Jun 24, 2022 - Real Estate

D.C.'s Black homeownership gap continues to grow

Illustration of a house broken into mismatched puzzle pieces.
Illustration: Maura Losch/Axios

D.C.’s Black population continues to decrease, and over the last ten years the number of Black homeowners has trended downward. 

Why it matters: Our once Chocolate City is now caramel at best, and opportunities for creating equity and generational wealth through homeownership are harder to come by for Black residents.

By the numbers: In D.C., 34% of homeowners are Black, compared to 49% percent of white residents, according to the mayor’s office.

  • Census data shows that the number of Black D.C. homeowners went from roughly 46,000 in 2010 to 42,400 in 2019. That’s an 8% decrease.

The homeownership gap can have generational impacts. Urban Institute found that a child is 8.4% more likely to own a home if their parents are homeowners.

Zoom out: Some D.C. suburbs, specifically Prince George’s County, have high concentrations of wealthy Black homeowners. Brookings Metro fellow Tracy Hadden Loh says “exclusion from other suburbs” is one of the reasons Black homeowners historically found their way to PG County.

Between the lines: There are some factors that foster Black homeownership in our region. For example, the Washington area has more Black-owned businesses than other parts of the country.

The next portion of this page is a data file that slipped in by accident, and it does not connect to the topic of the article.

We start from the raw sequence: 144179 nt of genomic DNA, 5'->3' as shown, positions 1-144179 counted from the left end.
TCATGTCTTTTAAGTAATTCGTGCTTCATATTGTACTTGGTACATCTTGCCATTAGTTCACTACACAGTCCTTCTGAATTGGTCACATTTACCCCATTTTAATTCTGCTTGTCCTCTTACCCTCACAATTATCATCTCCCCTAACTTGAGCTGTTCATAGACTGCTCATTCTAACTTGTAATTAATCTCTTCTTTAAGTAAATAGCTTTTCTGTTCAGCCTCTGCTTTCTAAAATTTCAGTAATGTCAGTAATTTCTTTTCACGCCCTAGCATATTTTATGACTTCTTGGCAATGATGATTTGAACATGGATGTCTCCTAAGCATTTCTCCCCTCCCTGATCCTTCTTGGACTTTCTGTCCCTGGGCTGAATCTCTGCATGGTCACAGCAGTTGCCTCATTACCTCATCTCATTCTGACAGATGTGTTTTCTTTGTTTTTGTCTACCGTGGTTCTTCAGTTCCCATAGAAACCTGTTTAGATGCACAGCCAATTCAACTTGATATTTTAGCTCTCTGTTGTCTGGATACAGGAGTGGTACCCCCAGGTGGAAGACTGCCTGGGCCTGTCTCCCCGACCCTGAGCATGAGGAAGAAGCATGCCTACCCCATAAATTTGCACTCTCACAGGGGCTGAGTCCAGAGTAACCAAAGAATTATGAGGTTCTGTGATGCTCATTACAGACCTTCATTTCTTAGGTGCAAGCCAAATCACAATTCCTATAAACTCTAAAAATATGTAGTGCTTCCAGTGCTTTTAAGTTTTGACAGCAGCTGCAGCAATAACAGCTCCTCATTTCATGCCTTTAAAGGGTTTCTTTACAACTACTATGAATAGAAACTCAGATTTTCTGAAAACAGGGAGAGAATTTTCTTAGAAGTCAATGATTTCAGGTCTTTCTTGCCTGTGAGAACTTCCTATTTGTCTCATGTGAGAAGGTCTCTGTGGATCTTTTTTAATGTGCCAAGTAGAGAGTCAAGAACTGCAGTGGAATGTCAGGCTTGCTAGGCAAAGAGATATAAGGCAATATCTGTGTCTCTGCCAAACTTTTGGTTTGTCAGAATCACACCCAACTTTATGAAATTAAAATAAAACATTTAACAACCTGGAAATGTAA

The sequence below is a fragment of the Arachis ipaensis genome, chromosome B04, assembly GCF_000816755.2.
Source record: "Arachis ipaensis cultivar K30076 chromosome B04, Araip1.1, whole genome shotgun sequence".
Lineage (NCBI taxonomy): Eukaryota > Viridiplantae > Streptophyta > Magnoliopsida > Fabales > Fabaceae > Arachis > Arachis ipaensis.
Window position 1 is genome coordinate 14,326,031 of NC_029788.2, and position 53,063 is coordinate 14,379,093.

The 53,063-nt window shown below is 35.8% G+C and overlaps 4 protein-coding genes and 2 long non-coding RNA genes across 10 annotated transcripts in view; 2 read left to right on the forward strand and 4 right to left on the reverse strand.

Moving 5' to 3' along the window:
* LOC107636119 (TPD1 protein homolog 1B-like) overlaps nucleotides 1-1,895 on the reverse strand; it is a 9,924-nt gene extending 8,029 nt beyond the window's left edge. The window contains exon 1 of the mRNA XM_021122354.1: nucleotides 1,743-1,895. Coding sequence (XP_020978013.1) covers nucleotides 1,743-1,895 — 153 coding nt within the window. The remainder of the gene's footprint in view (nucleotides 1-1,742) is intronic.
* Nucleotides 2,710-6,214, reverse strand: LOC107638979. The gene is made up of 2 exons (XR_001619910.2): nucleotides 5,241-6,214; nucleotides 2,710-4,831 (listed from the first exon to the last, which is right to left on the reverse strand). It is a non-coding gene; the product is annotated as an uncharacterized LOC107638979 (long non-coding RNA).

• “This is like a positive and self-reinforcing cycle in terms of creating Black wealth,” Loh says of homeownership supporting entrepreneurship, and vice versa.

Go deeper: Where homeownership by people of color thrives.

What to watch: Millennials are the primary driver of Black homeownership nationwide, Realtor.com reports. Though cost is still a major barrier for younger buyers, millennials of all races make up 43% of homeowners, more than any other generation in the U.S.

Yes, but: Black millennials face a different set of challenges than their parents. 

  • “There are millions of Black and brown millennials who are creditworthy, who are pre-qualified, who would buy homes, except there is no inventory in the most desirable locations,” Loh says. “And so they are being excluded by a different process.” 

What’s next: Mayor Bowser’s new Strike Force initiative will help determine how to use the city’s $10 million Black Homeownership Fund. It’s led by housing experts and community leaders who will give the mayor recommendations for increasing the number of D.C.’s Black homeowners by 2030. 

Context: Despite spending hundreds of millions on affordable housing, the mayor has been accused of not using those dollars effectively.

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